5 Secrets To Great Skip Level Meetings

Done well, skip level meetings can inspire, engage, motivate and inform the skipper, skipee, and even the skipped. On the other hand, poorly run skip level meetings inadvertently bring on diaper genie feedback and diminish trust.

In my latest role, most of my skip level meetings were even more tricky because I was skipping across many layers or holding focus groups in other companies for which I was the client. There was the added fear that the reps would tell me something that their boss’s, boss’s, boss didn’t want me to know. And yet, I wanted to know it, so we could help. Tricky.

How to Hold Great Skip Level Meetings

  1. Prepare – It’s arrogant to go into a skip level meeting without doing your homework. Understand what the team is doing really well and know what concerns to anticipate. Know something about the people attending, have a few specifics to recognize. Bringing along a note taker enables you to fully engage in a dynamic conversation, but don’t overwhelm the room with extra spectators.
  2. Make it Personal – I always start skip level meetings the same way. I invite participants to share their name, and “what makes them a ROCK STAR in their current job.” People like to share what they’re good at, and it’s beautiful to see what matters most to them.
  3. Relate Through Stories – Skip level meetings are not only a great way to find out what’s on people’s minds, but they are also a great way to reinforce key messages through strategic storytelling. Share your stories, and invite them to share their stories then summarize the themes. For example, “tell me a story of when you turned around a really frustrated customer.” Or, “do you have a story of your team leader was most helpful to you?”
  4. Ask Positively Framed Open-Ended Questions – Framing your questions in a positive light makes it more comfortable for employees to share ideas for improvement.
       •  What’s the best part of working here?
       •  How do you know how you’re doing? In which areas would you like more feedback?
       •  If you were in my shoes and could change one thing to make your work easier, what would that be?
       •  What could we do to improve the customer experience?
       •  Which of your tools/resources do you find most helpful? Why?
       •  If you could invent a tool or resource to help you do your job, what would it be, and how would you use it?
       •  What does your team leader do that’s most helpful to you?
       •  If you were the team leader, what would you focus on (or do more of) and why?
       •  What additional support or resources do you need?
       •  What questions haven’t I asked that you wish I would?
       •  What questions can I answer for you?
  5. Follow-up – Share a summary of your notes and key take-aways with the group. When giving readouts to others, including the “skipped” leaders, be curious, not accusatory. Remember there’s always many interpretations of every story.

Are you looking to achieve better business results through stronger employee engagement and commitment? I can help. Please call me at 443-750-1249 for a free consultation.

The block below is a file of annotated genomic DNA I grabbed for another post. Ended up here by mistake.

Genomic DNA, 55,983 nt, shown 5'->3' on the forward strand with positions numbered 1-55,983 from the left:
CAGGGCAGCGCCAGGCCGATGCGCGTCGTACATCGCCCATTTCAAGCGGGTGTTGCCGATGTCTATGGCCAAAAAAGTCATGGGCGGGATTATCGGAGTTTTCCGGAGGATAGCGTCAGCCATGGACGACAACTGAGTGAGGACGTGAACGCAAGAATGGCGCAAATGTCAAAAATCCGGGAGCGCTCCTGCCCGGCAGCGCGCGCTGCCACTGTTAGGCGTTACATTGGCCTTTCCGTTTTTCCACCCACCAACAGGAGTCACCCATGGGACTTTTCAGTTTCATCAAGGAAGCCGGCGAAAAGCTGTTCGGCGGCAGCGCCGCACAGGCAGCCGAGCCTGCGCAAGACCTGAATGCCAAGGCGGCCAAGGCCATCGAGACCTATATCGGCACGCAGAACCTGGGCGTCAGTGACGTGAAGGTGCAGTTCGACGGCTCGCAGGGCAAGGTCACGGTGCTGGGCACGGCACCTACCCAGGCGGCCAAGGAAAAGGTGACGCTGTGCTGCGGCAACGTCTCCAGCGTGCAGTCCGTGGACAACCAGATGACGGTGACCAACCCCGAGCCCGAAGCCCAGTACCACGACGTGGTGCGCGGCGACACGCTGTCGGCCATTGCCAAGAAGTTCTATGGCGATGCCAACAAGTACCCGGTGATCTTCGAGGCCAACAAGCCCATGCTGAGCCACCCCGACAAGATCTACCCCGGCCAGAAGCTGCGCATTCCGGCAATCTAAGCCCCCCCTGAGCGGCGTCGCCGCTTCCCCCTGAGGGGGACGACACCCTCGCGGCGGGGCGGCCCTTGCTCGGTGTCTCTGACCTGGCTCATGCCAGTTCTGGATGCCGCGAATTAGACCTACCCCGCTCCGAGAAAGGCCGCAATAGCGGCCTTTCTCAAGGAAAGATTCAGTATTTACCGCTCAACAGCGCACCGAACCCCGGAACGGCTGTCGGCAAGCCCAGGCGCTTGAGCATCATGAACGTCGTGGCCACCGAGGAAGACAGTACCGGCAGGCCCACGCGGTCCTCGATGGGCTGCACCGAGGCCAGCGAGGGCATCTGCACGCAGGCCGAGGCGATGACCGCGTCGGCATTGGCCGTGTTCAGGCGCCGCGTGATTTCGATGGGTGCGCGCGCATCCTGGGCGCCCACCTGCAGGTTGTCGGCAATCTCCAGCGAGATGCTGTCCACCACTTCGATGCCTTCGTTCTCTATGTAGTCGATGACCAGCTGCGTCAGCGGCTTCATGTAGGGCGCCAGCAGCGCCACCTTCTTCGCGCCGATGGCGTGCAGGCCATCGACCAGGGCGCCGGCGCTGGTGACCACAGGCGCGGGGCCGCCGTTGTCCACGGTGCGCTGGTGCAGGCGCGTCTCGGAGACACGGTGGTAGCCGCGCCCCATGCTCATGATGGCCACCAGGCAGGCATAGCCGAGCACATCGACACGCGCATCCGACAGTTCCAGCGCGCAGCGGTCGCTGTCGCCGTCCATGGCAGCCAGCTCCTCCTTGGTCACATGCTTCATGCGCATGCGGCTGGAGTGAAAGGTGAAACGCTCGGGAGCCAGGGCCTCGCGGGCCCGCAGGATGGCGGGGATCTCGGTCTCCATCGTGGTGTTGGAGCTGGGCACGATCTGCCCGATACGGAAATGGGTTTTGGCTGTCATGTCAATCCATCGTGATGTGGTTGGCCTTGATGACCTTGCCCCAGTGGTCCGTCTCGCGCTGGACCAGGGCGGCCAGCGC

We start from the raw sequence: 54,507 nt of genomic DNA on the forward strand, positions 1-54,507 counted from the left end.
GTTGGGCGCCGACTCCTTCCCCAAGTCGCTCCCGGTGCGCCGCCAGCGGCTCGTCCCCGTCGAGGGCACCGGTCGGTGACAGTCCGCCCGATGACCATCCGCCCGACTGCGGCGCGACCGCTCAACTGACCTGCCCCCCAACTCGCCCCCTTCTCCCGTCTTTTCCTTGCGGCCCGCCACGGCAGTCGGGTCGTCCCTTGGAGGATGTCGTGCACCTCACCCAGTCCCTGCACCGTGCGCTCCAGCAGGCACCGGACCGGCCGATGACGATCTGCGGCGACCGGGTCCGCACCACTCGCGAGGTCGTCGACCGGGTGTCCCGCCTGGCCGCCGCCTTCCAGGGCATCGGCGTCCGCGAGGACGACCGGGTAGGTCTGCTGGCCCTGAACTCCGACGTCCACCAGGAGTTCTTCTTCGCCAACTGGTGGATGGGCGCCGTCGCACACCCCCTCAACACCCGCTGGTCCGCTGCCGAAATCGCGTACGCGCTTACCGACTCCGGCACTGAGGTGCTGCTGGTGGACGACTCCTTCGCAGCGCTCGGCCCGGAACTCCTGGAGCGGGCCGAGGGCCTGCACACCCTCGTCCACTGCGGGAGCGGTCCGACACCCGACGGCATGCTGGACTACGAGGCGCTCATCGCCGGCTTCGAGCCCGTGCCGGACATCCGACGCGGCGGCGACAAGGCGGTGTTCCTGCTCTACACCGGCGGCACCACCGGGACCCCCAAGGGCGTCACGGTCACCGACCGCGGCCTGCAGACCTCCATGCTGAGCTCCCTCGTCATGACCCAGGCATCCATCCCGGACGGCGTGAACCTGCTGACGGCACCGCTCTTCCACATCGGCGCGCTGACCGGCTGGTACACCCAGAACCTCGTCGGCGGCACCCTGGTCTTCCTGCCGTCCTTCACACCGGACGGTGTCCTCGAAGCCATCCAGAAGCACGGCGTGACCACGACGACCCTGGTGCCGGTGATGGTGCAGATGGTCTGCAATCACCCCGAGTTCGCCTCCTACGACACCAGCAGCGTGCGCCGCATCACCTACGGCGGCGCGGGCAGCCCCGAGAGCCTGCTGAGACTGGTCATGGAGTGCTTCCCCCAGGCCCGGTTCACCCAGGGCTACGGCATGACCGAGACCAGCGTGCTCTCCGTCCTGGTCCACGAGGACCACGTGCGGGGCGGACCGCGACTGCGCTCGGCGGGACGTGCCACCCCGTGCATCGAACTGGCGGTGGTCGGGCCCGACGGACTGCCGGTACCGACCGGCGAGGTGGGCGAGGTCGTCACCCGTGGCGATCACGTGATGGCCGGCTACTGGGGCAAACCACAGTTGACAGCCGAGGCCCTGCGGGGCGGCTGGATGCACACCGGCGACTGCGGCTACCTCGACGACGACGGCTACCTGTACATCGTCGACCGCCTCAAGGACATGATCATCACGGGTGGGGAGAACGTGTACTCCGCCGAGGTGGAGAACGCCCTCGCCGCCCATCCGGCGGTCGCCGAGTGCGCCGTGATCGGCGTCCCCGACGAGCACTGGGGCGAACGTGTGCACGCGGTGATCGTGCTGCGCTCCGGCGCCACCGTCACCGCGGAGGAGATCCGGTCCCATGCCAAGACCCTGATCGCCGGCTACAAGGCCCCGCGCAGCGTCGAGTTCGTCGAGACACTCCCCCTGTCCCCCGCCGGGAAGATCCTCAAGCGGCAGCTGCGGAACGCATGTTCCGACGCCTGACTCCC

The Simplest Way To Hear The Best Stories

Everyday your team is doing great work. Sometimes you miss their stories. Some folks will go home and tell their stories around the dinner table. Others can’t, or simply won’t. Don’t let stories go unheard, or untold. Find ways for them to share impactful adventures.

Story Listening Made Easy

I lead a remote team, scattered across 3 time zones in 25 locations. It’s impossible for me to scratch the surface of all the good work going on. Once a month we carve out time to share stories.

Each of my directors nominates one or two team members who’ve been up to something great, along with a few notes, focusing on the behaviors that are leading to success. Those nominees then are invited to a “kudos with Karin” call. Just a dozen or so storytellers and me (we skip all the layers in between). No prep required.

I set the stage, and go down the list. I share the highlights of their story as I understand it; what they’ve contributed, and the positive behaviors that led to success. Then I turn the table, and ask the honoree to share “their side of the story.” What they’re most proud of. Why it worked. Best practices they would highlight.

Almost always, their story includes why it’s an OUR story, a group effort, and more names are thrown into the mix for follow-up. The storytelling blossoms with interactive energy. Their story becomes a FUTURE story of possibilities. Folks call one another off-line to learn more. We learn through collaboration.

I then ask, is there anything else exciting happening personally or professionally you would like to share with the group? More stories emerge: going back to school, babies, graduations, substantial weight loss. The energy lights up a notch and this remote group feels even more connected.

The Difference

Traditional recognition is vital. But it usually goes one way. We receive the nomination, share highlights, present the plaque, applaud and move on.

Try turning tables and be a story listener.

Respond. Cull out themes and common behaviors. Let the recognition emerge naturally from the storytelling. No fuss. No plaques. Just a great feeling on a Friday afternoon. And another story for them to share around the dinner table.

A Strategic Story about Strategic Storytelling

Over the years, I have used strategic storytelling workshops to help drive key messages, build teams, and enhance communication skills. Today, I share the story of how my interest in that began, and why I frequently use it in my leadership today.

The Strategic Story Behind Strategic Storytelling

The Dramatic Beginning

Many years ago back in my HR days, I spent the better part of a year working on an intensive front-line leadership development program. We had interviewed everyone, built the competency models, created the curriculum and worked with vendors to import expertise on specific topics. Then, the whole thing came to a screeching halt.